Skip to content   Skip to footer navigation 

Theracare Home called out for misleading sales tactics

An 80-year-old woman who was cold-called by the business thought she had agreed to a health assessment, but it turned out to be a sales visit. 

Last updated: 14 December 2021


Checked for accuracy by our qualified fact-checkers and verifiers. Find out more about fact-checking at CHOICE.

Need to know

  • In a two-hour visit to the woman's home, a Theracare Home 'health assessment' turned into a sales pitch for an expensive adjustable bed 
  • Theracare Home's sales tactics are similar to the practices CHOICE exposed in our investigation of adjustable bed maker Revitalife
  • The Queensland Office of Fair Trading says sales tactics of this nature would be of interest

In mid-September, we were contacted by a Queensland resident who was alarmed by an incident involving his 80-year-old mum. 

"My 80-year-old mother, who was recently widowed and is emotionally vulnerable, received a cold call from a lady who purported to be engaging with elderly residents in her suburb in order to provide services to connect the elderly with appropriate service organisations and assistance in the area,"  Brian tells us. (Not his real name.)

"In the course of the call, the lady dropped trigger words such as NDIS, Aged Care providers, Veterans Affairs etc., in such a way that my mother believed it was a government organisation coming to assess her for in-home care." 

At no stage prior to this was there any mention that the consultant represented a retailer of expensive electric beds and chairs and that the lady was a salesperson

According to Brian, the "consultant" followed up with a two-hour visit to his mum's house, asking about her health issues and which medications she was taking.

The visit culminated in the consultant recommending that Brian's mother buy an expensive adjustable bed that was available on a payment plan with a low upfront deposit. (The business also offers interest-free financing.)

"At no stage prior to this was there any mention that the consultant represented a retailer of expensive electric beds and chairs and that the lady was a salesperson," Brian says. "The inference was that they were a healthcare organisation connecting the elderly with local services.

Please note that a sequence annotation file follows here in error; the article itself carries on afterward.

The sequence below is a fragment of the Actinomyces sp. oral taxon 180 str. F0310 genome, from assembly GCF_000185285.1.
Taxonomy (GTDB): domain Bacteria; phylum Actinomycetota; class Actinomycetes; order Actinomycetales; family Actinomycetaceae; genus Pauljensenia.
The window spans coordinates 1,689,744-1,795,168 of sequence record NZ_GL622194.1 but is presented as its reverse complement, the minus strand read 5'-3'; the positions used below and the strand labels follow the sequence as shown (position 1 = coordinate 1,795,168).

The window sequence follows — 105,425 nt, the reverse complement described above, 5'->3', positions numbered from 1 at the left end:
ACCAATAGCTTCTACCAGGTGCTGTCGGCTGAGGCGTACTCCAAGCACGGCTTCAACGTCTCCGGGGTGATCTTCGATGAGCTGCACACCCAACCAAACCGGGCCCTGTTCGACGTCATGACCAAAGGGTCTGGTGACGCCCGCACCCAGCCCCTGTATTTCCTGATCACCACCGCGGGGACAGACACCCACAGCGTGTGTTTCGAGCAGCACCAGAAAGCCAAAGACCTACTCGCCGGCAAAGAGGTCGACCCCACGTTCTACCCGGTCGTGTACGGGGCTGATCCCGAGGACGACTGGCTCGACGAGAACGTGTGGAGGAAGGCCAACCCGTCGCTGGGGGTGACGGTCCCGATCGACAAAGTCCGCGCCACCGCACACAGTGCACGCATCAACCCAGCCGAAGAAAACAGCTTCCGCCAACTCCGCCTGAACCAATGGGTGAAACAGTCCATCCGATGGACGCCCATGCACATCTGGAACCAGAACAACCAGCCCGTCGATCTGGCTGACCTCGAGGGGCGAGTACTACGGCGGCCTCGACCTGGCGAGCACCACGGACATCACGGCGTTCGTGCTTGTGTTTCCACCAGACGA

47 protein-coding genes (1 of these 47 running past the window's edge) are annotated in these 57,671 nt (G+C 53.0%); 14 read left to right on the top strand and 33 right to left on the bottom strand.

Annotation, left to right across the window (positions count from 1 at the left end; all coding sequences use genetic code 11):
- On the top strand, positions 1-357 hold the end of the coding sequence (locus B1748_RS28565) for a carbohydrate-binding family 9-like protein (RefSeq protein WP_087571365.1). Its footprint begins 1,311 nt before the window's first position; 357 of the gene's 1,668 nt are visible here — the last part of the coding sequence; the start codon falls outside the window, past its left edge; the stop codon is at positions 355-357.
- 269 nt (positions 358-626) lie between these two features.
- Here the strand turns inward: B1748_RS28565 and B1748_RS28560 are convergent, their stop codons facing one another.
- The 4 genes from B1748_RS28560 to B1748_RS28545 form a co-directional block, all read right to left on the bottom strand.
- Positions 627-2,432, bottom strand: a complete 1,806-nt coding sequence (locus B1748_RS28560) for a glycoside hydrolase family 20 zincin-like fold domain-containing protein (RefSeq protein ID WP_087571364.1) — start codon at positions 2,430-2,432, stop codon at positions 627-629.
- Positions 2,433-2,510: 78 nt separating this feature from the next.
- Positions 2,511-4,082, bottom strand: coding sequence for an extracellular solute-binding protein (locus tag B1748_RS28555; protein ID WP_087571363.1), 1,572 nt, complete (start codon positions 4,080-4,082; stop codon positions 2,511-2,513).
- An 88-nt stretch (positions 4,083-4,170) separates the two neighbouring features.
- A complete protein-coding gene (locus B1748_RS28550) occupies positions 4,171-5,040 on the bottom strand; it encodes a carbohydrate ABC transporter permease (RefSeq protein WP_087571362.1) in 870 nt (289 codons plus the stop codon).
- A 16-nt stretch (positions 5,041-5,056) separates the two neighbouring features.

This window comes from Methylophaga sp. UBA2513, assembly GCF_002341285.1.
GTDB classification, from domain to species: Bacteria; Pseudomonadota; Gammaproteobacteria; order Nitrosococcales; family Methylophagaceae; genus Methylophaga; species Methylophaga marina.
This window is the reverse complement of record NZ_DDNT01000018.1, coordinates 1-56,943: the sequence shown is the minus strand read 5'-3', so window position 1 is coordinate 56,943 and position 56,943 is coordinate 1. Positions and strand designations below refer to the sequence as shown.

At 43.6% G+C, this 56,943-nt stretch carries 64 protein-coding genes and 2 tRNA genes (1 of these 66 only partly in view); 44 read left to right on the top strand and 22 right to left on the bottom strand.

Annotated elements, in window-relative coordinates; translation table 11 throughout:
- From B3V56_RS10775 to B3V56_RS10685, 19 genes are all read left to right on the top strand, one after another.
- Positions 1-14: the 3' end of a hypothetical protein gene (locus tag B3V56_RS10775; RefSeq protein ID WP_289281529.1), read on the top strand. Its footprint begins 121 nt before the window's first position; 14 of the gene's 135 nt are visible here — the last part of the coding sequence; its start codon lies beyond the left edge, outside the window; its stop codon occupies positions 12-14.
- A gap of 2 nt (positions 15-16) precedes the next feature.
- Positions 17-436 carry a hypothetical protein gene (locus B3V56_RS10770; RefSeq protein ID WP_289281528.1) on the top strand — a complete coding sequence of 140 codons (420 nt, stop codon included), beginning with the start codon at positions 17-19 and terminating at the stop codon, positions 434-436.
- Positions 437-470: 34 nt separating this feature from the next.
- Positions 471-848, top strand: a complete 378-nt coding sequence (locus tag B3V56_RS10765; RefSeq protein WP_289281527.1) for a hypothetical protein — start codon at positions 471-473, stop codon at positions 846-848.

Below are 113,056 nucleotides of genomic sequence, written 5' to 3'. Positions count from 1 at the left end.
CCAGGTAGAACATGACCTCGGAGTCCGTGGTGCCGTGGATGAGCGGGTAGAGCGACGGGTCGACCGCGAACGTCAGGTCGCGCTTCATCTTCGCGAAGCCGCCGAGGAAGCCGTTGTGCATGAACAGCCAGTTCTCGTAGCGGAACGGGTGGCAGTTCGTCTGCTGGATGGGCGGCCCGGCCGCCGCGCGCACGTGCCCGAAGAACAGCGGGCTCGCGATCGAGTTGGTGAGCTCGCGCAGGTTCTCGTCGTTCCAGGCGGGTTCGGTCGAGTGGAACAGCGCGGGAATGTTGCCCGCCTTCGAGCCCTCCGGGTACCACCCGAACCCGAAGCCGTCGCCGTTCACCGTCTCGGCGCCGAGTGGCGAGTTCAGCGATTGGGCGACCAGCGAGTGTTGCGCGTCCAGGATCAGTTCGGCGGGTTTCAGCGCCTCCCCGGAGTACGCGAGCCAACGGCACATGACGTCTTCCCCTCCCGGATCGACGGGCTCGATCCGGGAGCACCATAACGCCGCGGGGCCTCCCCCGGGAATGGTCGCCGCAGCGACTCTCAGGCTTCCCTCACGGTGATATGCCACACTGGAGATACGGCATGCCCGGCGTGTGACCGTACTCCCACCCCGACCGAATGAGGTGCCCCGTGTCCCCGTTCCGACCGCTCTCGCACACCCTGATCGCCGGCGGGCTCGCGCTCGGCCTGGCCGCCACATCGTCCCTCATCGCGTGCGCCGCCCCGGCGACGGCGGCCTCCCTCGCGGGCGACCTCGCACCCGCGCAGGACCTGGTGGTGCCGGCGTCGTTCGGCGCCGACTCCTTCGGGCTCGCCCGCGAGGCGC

"My mother was ready to sign after two and a half hours with the consultant, but luckily she called me to check first." 

Buying sight unseen

Brian told the consultant his mum wouldn't be buying a bed sight unseen. According to Brian, the consultant said her clients regularly bought beds without seeing them first, but added that his mum could visit an office in Southport, Queensland, to see the bed first. 

The consultant also told Brian his mum was "in perfect health", as if she had conducted a medical examination – and without any evidence of her medical qualifications. 

"I asked her to leave the details and I would take mum there next week," Brian says. "After my phone call she convinced mum to go alone to see the bed that same afternoon."

His mum went to see the bed, but didn't buy it. 

Since the incident, Brian has confirmed that his mum's mobile and landline are on the Do Not Call Register. There are some exemptions, but cold-calling an 80 year-old widow to set up a sales visit is not one of them. 


Theracare Home's ad seems to suggest it's a healthcare company rather than a bed retailer.

New business, same tactics 

These sales tactics appear to closely resemble those that adjustable bed retailer Revitalife was using when we investigated the company in 2020, an investigation that led to a 2020 Shonky Award.

Our long-running investigation into the Gold Coast-based retailer of "therapeutic sleep systems" found that Revitalife sales representatives had been passing themselves off as health and aged-care professionals and that the company was using online and telephone health and sleep surveys as sales tools to flog  adjustable beds priced between $4000 and $8000-plus to older Australians.

Now it seems a new operation has adopted very similar tactics. 

Theracare Home

The business in question, Theracare Home, was set up in June 2020, and promotes the fact that it was "founded during the COVID-19 pandemic". 

Its website, which was registered in February 2021, also says the company works closely with "NDIS approved suppliers, My Aged Care approved suppliers, Veteran Affairs approved suppliers, to name a few". 

At least two Theracare Home salespeople are former Revitalife salespeople. 

(Note: A different business called Theracare delivers services for people with autism and has no connection to Theracare Home.) 


Theracare Home starts with a cold call asking about health issues and offering a home visit.

More people come forward 

In mid-November this year, we heard from a woman in Victoria who was recently visited by a Theracare Home salesperson after taking part in an unsolicited telephone health survey. 

Mary (not her real name) recognised the salesperson who showed up at her home as the woman who had sold her and her husband a Revitalife bed some years earlier after her husband had taken part in a similar health survey.